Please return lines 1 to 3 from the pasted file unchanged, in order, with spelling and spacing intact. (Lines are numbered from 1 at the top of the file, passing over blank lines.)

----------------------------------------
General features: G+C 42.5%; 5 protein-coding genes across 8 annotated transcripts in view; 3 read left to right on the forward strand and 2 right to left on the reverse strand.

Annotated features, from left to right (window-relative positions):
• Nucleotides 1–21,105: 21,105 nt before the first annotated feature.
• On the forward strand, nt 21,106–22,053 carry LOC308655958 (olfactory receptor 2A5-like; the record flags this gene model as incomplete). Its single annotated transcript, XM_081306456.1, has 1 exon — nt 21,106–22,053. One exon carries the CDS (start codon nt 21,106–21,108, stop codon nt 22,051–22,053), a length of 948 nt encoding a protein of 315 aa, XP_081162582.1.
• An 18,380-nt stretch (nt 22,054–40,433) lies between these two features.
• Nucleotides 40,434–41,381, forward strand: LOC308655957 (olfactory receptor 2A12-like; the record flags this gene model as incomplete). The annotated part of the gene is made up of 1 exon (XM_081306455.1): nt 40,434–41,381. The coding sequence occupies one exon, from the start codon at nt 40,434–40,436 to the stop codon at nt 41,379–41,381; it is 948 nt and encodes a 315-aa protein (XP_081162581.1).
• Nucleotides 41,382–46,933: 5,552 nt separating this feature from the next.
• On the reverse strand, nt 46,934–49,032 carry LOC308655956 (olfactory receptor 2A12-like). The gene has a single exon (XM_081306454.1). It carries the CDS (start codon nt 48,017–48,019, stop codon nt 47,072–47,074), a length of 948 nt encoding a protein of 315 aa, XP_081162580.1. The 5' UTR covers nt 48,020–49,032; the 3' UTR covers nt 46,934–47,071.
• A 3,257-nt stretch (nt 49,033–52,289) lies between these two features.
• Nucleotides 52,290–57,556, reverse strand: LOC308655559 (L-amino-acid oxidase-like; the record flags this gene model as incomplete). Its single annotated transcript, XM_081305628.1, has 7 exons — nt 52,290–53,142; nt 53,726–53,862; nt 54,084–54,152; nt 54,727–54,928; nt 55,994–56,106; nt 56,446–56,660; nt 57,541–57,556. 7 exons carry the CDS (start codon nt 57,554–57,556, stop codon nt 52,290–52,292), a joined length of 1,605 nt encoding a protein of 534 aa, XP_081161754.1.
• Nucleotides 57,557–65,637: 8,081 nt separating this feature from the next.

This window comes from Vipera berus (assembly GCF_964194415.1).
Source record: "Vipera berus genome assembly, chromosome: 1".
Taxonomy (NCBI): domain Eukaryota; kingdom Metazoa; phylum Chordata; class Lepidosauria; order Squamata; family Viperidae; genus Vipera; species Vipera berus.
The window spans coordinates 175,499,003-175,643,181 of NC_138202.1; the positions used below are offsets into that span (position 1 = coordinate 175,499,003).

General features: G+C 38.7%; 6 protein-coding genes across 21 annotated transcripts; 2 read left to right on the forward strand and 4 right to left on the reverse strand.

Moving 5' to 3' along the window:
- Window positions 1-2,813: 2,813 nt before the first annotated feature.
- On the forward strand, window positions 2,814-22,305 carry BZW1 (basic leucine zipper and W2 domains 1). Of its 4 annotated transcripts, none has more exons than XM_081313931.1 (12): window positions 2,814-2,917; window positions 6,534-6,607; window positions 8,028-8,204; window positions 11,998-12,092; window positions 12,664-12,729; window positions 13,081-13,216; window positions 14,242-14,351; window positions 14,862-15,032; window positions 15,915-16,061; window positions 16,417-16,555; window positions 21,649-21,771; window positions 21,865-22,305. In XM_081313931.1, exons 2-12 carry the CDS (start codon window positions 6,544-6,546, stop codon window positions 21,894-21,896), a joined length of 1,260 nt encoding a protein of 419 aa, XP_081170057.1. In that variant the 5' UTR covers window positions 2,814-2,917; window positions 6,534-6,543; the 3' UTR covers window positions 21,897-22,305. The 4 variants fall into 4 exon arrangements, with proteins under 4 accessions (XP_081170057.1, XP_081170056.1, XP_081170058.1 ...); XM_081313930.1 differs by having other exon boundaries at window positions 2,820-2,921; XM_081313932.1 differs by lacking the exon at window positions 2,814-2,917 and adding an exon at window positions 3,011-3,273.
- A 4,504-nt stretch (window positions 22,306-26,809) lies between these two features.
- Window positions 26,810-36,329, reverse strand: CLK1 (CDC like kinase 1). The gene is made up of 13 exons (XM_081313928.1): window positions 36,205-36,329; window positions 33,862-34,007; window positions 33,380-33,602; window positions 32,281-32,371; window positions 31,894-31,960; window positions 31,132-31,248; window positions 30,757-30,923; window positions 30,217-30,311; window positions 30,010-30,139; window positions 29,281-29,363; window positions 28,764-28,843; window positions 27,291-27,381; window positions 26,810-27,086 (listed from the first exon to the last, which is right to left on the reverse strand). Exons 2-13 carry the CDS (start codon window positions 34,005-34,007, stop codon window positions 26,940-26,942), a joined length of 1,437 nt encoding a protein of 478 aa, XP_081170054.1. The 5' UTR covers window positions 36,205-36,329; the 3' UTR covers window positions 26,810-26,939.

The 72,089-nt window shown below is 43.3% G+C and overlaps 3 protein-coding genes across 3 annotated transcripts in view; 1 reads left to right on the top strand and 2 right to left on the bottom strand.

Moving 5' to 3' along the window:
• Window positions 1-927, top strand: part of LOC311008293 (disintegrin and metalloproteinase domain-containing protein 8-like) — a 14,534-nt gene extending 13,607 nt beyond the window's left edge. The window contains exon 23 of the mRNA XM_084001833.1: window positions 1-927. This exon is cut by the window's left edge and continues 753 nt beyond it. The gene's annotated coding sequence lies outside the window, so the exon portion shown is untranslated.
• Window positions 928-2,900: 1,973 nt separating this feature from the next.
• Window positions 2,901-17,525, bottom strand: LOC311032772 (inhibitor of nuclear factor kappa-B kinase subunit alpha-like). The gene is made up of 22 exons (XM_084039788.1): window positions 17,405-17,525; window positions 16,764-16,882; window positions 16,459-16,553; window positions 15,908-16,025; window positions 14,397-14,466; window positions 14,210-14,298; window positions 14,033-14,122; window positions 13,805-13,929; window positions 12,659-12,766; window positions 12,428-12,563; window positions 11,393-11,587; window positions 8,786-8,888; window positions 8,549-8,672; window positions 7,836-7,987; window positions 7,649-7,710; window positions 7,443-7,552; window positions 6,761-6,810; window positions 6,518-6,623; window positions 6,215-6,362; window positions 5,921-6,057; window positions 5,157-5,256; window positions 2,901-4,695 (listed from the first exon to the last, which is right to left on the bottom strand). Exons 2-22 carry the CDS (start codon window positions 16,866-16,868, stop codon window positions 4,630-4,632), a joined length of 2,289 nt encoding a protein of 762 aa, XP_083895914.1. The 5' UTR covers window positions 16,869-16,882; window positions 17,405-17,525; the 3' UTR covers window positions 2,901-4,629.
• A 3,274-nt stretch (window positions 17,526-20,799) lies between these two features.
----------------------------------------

General features: G+C 42.5%; 5 protein-coding genes across 8 annotated transcripts in view; 3 read left to right on the forward strand and 2 right to left on the reverse strand.

Annotated features, from left to right (window-relative positions):
• Nucleotides 1–21,105: 21,105 nt before the first annotated feature.